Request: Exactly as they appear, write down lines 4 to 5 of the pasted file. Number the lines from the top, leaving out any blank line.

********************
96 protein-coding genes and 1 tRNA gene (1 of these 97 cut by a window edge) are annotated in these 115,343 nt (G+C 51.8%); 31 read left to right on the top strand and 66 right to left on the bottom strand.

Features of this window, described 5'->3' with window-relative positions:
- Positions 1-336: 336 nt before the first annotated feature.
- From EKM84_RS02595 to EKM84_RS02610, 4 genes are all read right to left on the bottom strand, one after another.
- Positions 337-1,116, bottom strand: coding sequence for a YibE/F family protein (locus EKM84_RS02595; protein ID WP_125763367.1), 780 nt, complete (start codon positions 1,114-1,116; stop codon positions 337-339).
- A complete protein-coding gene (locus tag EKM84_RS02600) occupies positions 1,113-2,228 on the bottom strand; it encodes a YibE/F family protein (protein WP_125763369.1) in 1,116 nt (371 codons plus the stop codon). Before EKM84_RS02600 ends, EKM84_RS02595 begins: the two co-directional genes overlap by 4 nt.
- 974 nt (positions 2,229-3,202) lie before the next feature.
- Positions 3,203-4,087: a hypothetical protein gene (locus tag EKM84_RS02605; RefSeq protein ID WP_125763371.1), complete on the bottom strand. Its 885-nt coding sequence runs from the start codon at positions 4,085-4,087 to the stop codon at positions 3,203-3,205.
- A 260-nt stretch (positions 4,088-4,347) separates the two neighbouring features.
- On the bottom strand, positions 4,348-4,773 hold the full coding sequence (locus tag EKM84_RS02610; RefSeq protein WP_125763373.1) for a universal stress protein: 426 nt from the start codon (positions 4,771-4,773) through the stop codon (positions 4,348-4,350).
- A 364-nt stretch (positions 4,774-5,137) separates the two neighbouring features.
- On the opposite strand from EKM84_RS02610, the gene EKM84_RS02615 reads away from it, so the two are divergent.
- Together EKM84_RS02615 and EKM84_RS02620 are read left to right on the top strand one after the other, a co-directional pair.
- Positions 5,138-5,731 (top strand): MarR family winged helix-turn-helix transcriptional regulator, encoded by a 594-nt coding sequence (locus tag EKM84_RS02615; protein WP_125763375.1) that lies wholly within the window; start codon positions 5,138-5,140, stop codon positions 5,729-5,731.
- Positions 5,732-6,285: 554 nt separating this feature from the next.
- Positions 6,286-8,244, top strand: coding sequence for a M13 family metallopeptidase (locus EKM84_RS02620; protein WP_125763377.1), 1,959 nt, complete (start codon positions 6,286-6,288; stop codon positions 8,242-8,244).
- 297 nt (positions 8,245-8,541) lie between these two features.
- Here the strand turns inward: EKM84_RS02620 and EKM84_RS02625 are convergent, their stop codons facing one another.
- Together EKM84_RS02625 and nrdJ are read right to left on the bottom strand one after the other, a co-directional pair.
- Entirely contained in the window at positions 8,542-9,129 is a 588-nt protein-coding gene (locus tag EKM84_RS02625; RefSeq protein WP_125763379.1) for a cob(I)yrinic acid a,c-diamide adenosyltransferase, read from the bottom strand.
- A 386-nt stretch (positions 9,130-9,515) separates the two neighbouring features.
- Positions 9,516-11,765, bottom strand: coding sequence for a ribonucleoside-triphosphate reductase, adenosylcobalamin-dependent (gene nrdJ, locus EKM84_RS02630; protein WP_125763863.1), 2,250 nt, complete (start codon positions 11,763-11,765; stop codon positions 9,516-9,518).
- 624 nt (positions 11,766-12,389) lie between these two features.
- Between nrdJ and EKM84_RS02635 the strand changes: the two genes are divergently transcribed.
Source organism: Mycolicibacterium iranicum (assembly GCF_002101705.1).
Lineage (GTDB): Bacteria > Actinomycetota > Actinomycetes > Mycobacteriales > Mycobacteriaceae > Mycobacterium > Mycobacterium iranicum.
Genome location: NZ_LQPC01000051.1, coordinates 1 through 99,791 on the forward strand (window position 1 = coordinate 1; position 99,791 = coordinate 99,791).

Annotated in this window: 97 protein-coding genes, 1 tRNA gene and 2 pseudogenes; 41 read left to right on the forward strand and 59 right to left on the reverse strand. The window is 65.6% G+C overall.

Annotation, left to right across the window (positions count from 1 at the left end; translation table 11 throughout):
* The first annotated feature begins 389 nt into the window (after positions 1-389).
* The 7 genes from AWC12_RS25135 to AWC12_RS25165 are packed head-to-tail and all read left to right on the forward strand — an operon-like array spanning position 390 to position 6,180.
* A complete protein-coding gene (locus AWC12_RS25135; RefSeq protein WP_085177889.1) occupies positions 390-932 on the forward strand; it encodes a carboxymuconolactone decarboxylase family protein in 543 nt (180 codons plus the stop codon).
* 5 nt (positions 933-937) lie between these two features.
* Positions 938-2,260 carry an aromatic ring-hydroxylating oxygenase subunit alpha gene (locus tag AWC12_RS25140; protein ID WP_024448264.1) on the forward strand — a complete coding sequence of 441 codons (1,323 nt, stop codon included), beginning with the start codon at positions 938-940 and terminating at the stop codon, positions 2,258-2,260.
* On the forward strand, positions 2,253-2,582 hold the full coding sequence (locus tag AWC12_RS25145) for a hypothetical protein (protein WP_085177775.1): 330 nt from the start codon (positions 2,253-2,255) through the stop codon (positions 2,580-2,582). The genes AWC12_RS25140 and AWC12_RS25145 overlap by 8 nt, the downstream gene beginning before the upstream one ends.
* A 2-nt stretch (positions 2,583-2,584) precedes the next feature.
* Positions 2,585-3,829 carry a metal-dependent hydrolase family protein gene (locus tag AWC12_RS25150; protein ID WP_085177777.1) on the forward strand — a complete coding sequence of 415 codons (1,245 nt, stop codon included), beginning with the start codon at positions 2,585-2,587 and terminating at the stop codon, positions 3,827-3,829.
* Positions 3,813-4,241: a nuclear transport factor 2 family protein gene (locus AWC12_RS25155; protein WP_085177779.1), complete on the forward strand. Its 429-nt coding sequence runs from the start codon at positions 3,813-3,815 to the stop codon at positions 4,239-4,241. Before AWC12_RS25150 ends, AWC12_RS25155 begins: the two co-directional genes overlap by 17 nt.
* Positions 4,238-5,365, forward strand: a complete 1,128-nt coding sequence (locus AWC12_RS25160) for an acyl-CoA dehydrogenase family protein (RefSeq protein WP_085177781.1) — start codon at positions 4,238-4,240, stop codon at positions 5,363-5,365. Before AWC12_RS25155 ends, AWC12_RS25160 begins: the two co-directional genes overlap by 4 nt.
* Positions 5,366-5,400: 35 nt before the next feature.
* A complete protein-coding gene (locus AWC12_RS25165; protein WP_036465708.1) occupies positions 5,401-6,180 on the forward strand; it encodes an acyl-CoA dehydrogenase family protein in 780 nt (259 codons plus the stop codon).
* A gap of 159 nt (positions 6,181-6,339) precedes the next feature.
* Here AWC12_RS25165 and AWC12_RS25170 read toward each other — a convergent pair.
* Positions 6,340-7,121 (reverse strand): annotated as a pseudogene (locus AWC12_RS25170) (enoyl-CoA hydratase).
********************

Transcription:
- From EKM84_RS02595 to EKM84_RS02610, 4 genes are all read right to left on the bottom strand, one after another.
- Positions 337-1,116, bottom strand: coding sequence for a YibE/F family protein (locus EKM84_RS02595; protein ID WP_125763367.1), 780 nt, complete (start codon positions 1,114-1,116; stop codon positions 337-339).